Digital Arts

Digital Photography

Digital Imagery

Digital tablets and pens allow for control in drawing; many children gain skill by practicing with the mouse. The computer allows for experimentation, such as: trying one color after another to fill backgrounds, adding texture, changing size and placement of shapes.

Students need to be able to:
1. Find and open the drawing program
2. Save their work as they go along
3. Find and use various fonts
4. Choose drawing tools from paint program menus
5. Erase and undo
6. Save and later retrieve their work from a folder
7. Know the classroom rules for printing

 Digital Photography

Learning to use a digital camera empowers students with a life-skill.  Looking through the lens causes children to slow down and look at the world in a more focused manner.  Elementary age students can be responsible with digital cameras if given proper training.

Students need to know:

  • On/off
  • Shutter button
  • Lens
  • Settings for taking photographs and for viewing photographs
  • Macro zoom function
  • Delete function
  • Flash on/off
  • “Battery low” icon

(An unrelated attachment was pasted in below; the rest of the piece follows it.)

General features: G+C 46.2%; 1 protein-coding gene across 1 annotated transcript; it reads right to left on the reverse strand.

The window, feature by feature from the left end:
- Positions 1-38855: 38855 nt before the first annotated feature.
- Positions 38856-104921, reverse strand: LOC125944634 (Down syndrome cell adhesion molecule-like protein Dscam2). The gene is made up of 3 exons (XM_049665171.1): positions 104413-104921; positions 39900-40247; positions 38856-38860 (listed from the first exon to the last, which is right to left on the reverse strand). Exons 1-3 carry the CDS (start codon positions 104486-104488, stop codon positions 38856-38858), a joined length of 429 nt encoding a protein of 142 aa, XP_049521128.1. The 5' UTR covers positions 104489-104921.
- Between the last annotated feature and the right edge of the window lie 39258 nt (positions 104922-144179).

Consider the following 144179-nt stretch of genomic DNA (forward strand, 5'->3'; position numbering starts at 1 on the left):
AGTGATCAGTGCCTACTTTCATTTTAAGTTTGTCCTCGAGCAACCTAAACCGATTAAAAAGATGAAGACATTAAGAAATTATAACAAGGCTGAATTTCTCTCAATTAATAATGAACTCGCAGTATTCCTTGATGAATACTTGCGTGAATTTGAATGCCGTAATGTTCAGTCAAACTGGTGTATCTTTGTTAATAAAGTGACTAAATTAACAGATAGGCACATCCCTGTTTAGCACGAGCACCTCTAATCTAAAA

When students are sharing a camera, they can first photograph their face to bracket their set of photographs.  After the images have been downloaded into the computer for editing, students can find their photographs easily by their face.  Each photographer can have their own file in a classroom folder.  Editing photographs allows students to manipulate their images quickly with great results.  Experimentation with cropping, color, contrast and size provides many opportunities to refine and alter the photo.  Photoshop Elements and iPhoto both have simple editing tools which can be mastered by children.  Make sure students duplicate each image before editing to keep an original in the file.  Printing digital images is quite expensive.  Students can bring in CD’s or a zip drive to take home all of their digital art.

Stop-Motion Animation

Narratives can be told through animation, using digital cameras to shoot individual frames. Students create characters with plasticine clay, pipe cleaners, or paper sculpture. A storyboard identifies key frames showing how the story progresses. Using the storyboard as a guide, students photograph all the subtle movements between key frames. Photos are imported into iMovie or similar program, timing is adjusted and the animation is edited with titles, sound effects and music.  This process requires many varied skills; collaboration is frequent as students seek
assistance with storytelling, sculpting, photography, digital editing and special effects.  Because animation files are large, teachers may want to keep student work on an external hard drive.

COPYRIGHT 2013   TEACHING FOR ARTISTIC BEHAVIOR, INC.